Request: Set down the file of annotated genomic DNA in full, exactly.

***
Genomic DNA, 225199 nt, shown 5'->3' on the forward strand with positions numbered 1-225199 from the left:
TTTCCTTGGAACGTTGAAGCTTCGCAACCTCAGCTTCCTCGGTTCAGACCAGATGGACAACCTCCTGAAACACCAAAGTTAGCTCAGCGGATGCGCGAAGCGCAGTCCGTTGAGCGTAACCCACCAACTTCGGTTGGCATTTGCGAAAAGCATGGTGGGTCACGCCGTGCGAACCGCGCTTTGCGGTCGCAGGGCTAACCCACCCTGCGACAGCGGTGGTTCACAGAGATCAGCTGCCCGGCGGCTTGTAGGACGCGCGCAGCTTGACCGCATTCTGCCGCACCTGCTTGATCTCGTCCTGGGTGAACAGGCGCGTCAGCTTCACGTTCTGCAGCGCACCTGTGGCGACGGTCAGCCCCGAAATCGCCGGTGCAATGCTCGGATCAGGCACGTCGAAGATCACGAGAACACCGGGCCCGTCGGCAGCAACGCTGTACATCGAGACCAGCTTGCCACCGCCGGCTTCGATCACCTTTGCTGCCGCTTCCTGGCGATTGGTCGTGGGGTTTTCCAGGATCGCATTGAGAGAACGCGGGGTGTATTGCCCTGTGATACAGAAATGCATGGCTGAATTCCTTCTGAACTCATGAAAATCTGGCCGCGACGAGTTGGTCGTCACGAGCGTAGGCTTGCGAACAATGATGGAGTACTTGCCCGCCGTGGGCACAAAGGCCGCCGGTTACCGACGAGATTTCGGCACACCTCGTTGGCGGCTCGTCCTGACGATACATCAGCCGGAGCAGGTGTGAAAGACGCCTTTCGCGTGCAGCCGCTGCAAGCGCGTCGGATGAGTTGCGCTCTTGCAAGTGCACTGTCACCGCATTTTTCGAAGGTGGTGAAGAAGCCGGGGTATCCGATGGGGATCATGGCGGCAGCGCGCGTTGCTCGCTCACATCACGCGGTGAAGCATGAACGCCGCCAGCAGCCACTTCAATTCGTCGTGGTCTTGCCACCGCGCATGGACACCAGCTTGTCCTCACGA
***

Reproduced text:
Genomic DNA, 225199 nt, shown 5'->3' on the forward strand with positions numbered 1-225199 from the left:
TTTCCTTGGAACGTTGAAGCTTCGCAACCTCAGCTTCCTCGGTTCAGACCAGATGGACAACCTCCTGAAACACCAAAGTTAGCTCAGCGGATGCGCGAAGCGCAGTCCGTTGAGCGTAACCCACCAACTTCGGTTGGCATTTGCGAAAAGCATGGTGGGTCACGCCGTGCGAACCGCGCTTTGCGGTCGCAGGGCTAACCCACCCTGCGACAGCGGTGGTTCACAGAGATCAGCTGCCCGGCGGCTTGTAGGACGCGCGCAGCTTGACCGCATTCTGCCGCACCTGCTTGATCTCGTCCTGGGTGAACAGGCGCGTCAGCTTCACGTTCTGCAGCGCACCTGTGGCGACGGTCAGCCCCGAAATCGCCGGTGCAATGCTCGGATCAGGCACGTCGAAGATCACGAGAACACCGGGCCCGTCGGCAGCAACGCTGTACATCGAGACCAGCTTGCCACCGCCGGCTTCGATCACCTTTGCTGCCGCTTCCTGGCGATTGGTCGTGGGGTTTTCCAGGATCGCATTGAGAGAACGCGGGGTGTATTGCCCTGTGATACAGAAATGCATGGCTGAATTCCTTCTGAACTCATGAAAATCTGGCCGCGACGAGTTGGTCGTCACGAGCGTAGGCTTGCGAACAATGATGGAGTACTTGCCCGCCGTGGGCACAAAGGCCGCCGGTTACCGACGAGATTTCGGCACACCTCGTTGGCGGCTCGTCCTGACGATACATCAGCCGGAGCAGGTGTGAAAGACGCCTTTCGCGTGCAGCCGCTGCAAGCGCGTCGGATGAGTTGCGCTCTTGCAAGTGCACTGTCACCGCATTTTTCGAAGGTGGTGAAGAAGCCGGGGTATCCGATGGGGATCATGGCGGCAGCGCGCGTTGCTCGCTCACATCACGCGGTGAAGCATGAACGCCGCCAGCAGCCACTTCAATTCGTCGTGGTCTTGCCACCGCGCATGGACACCAGCTTGTCCTCACGA